Edmund V. Ludwig, 87, of Doylestown, a retired U.S. District Court judge and a prominent figure in the legal, cultural, and historic life of Bucks County, died Tuesday, May 17, of heart failure.
Judge Ludwig died at home with his four children present, as he had wanted.
"My father was from Philly, but he had a very, very strong attachment to the Doylestown area," said daughter Sarah. "He loved so much about the cultural life of Doylestown."
In June 1985, on the recommendation of U.S. Sens. John Heinz III and Arlen Specter, President Ronald Reagan nominated him to fill the seat vacated by Judge Raymond Broderick. The Senate confirmed the appointment, and Judge Ludwig took the bench on Oct. 17, 1985. He became a senior judge on May 20, 1997, and gradually reduced his workload until retiring a couple of years ago.
In 1996, Judge Ludwig ordered Major League Baseball umpires to work through the World Series after they threatened to boycott games in the wake of the Roberto Alomar spitting incident.
Angry over a third-strike call, Alomar, the Baltimore Orioles star second baseman, had spit at umpire John Hirschbeck. Alomar claimed that the umpire had uttered a racial slur. Hirschbeck was furious at Alomar's comments, and other umpires were outraged by the incident.
Judge Ludwig stayed above the fray.
"These umpires are the best, and without them, the harm to baseball will be irreparable," he ruled. "The game of baseball occupies a special place in this country and it belongs to the millions of fans."
Jeremy Heep, the judge's law clerk in the mid-1990s and now a partner at the Pepper Hamilton firm, said his former boss epitomized a true public servant.
"He was a wonderful judge in his own right, but in addition to that, he used the inherent prestige that came with the robe to influence society in a good way. It was a wonderful thing to watch," Heep said.
"He would quietly go behind the scenes, pick up the phone, and call people. He would further very good causes - promoting juvenile justice, improving mental health services in Pennsylvania, and getting the bar to improve indigent representation."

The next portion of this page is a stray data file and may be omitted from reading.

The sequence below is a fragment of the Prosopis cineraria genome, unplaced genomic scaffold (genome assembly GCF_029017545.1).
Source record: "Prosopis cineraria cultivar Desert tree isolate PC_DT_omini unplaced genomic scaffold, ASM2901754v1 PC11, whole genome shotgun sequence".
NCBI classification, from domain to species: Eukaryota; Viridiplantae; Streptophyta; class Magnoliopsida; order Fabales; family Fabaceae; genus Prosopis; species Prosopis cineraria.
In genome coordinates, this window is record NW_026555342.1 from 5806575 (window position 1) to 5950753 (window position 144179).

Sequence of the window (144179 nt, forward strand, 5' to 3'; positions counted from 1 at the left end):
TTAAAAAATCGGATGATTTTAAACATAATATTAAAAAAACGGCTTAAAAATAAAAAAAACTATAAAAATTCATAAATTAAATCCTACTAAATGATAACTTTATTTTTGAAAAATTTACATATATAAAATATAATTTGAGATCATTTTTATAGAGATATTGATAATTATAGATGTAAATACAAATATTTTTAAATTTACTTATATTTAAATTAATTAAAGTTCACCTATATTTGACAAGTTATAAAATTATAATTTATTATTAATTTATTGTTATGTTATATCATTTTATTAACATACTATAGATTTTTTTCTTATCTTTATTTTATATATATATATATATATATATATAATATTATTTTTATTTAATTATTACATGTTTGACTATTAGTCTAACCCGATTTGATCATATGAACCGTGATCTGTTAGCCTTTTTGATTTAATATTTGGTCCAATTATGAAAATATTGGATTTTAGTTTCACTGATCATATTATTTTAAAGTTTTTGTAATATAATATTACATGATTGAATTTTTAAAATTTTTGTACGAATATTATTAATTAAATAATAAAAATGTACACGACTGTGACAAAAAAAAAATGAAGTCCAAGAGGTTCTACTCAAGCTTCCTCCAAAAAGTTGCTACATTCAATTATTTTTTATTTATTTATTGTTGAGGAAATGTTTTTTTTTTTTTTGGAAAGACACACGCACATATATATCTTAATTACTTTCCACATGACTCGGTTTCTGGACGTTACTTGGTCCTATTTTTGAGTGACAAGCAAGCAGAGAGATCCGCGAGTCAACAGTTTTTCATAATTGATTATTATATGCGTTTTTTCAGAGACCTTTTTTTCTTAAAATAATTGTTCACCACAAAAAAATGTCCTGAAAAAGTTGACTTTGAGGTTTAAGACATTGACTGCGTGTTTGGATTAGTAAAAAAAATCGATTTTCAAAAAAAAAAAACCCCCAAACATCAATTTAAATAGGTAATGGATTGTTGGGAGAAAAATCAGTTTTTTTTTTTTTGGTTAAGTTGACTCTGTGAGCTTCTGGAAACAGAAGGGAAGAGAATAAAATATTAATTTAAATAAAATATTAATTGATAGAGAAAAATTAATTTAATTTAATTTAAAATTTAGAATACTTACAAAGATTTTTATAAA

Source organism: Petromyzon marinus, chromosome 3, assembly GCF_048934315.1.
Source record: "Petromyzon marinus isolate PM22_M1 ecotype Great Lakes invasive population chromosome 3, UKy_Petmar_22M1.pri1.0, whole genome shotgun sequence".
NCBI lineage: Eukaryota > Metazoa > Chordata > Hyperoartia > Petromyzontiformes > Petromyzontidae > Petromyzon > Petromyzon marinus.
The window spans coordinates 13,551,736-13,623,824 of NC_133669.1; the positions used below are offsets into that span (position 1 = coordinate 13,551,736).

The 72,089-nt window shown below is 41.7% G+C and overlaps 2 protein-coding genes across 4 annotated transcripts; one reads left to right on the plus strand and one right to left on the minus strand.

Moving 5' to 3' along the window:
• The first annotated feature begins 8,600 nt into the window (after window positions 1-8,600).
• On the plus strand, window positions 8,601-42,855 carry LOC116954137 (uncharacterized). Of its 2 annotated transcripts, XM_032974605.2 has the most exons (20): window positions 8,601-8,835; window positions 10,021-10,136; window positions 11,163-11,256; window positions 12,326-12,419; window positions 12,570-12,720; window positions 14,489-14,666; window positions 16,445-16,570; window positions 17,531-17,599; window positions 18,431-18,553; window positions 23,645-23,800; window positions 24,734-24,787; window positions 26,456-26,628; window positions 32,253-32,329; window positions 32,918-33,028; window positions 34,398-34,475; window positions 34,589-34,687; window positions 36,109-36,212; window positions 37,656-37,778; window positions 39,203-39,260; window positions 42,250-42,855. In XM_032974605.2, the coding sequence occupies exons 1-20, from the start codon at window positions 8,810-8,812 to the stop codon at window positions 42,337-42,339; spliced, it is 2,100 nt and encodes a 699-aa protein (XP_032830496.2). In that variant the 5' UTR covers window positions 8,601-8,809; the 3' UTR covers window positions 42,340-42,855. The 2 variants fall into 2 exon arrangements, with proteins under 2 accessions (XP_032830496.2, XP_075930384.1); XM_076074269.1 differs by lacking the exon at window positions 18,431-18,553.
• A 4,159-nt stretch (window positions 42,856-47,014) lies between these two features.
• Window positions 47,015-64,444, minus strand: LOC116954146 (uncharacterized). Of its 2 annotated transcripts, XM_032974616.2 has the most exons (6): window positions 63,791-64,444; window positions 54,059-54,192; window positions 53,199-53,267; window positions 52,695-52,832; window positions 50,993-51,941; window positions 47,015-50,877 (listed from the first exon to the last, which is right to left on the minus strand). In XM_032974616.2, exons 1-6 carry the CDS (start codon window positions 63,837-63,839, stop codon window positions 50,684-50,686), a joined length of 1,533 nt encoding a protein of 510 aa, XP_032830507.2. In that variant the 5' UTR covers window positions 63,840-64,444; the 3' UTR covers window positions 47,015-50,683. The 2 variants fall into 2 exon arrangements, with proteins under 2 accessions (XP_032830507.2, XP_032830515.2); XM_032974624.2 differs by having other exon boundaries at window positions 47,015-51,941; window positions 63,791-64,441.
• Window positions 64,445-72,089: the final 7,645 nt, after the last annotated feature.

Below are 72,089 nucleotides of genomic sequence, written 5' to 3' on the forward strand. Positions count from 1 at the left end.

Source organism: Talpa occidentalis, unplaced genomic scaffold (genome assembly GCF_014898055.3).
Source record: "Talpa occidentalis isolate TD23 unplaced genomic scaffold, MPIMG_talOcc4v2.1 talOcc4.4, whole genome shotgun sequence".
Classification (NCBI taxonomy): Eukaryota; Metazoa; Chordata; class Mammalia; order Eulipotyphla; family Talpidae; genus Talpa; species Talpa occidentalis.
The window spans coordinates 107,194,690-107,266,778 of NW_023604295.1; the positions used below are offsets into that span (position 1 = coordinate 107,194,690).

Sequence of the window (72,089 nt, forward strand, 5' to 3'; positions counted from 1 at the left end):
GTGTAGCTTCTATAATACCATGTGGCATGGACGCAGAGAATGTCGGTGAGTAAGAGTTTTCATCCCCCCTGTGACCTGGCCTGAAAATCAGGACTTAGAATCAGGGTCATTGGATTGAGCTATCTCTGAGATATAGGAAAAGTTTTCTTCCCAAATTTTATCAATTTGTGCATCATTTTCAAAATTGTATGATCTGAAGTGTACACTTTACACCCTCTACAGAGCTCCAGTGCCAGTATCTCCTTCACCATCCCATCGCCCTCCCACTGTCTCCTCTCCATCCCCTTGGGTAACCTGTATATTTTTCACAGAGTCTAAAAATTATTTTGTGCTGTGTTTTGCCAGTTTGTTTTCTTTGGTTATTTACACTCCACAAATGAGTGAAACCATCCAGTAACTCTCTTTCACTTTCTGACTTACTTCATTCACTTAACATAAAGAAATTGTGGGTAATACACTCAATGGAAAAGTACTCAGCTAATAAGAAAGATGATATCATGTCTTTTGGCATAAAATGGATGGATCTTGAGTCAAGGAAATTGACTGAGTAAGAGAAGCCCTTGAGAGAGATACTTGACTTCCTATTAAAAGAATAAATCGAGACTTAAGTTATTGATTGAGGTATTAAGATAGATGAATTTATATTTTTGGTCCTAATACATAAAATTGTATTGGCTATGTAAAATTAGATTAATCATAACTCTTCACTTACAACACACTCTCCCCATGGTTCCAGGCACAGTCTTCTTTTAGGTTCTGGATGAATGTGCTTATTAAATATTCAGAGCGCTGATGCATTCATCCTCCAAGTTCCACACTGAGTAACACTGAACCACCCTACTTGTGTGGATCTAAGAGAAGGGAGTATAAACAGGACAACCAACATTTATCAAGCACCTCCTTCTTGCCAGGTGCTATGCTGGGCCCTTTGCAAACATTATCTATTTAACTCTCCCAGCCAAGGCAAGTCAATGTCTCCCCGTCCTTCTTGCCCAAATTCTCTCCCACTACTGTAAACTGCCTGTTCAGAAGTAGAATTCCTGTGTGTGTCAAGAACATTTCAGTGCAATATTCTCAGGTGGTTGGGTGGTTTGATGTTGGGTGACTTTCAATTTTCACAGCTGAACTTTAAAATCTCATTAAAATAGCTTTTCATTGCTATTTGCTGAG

An educator as well as a jurist, Judge Ludwig held faculty positions at Hahnemann University, Temple Law School, Villanova Law School, and the University of Pennsylvania.
Among his many honors was the Justice William J. Brennan Jr. Distinguished Jurist Award from the Philadelphia Bar Association in 2005.
Born in Philadelphia, he was the son of Henry and Ruth Viener Ludwig. He graduated from Germantown Friends School in 1945 and earned degrees from Harvard College and Harvard Law School. A Korean War veteran, he was honorably discharged with the rank of captain from the Army Judge Advocate General's Corps, after which he took up private practice in Doylestown. In 1968, Judge Ludwig was elected to Bucks County Court and served until 1985.
Judge Ludwig's fondness for Doylestown may have grown from happy summers spent there as a child. He moved to Doylestown permanently in 1958, and for the next 58 years immersed himself in the town's history and cultural life. In 1995, he founded the Doylestown Historical Society, of which he served as chair until 2011.
Tina Mazaheri, the society's founding secretary, who served with him on its board of directors, said the judge wanted to ensure that future generations would have the means to enjoy the town and its history.
He helped find a building for the society and pay off its mortgage. He collected oral histories of prominent citizens, worked on books about Doylestown's past, and placed historic markers all over town.
"This was at a time when nobody was focusing on the history or the oral history of Doylestown. Everybody has always liked Doylestown - it is charming - but he took the time to make sure the history and fabric that made this town would be available in an interesting way," Mazaheri said.
Judge Ludwig helped establish social service programs, and served on the boards of groups focused on youth and juvenile justice, mental health, alternatives to incarceration, support for women, and rights for the disabled. In 1971, he cofounded TODAY Inc., a residential drug treatment program, and served on its board until 1985.
Part of his effectiveness lay in his tenacious pursuit of any project he tackled. Ultimately, though, Judge Ludwig "was always about making sure that people who needed help got help, and about recognizing those who gave the help, but not himself," Mazaheri said.
An avid reader, Judge Ludwig enjoyed Shakespeare, poetry, and historical fiction. He delighted in telling jokes and exploring the art of the pun. He played and watched tennis, and loved to eat out at local restaurants with family and friends.
He was married to Elizabeth Serkin for 18 years before they divorced. They had four children.
He also was divorced from Sara Webster.
Besides his former wives and daughter, he is survived by sons Edmund V. Jr., Toby, and David, and five grandchildren. A grandson preceded him in death.
A memorial service will be held at 4 p.m. Monday, May 23, at the Doylestown Country Club, 20 Country Lane. Burial will be private.
His family plans to establish a scholarship in his name. Gifts may be sent to Germantown Friends School, 31 W. Coulter St., Philadelphia 19144, or via www.germantownfriends.org.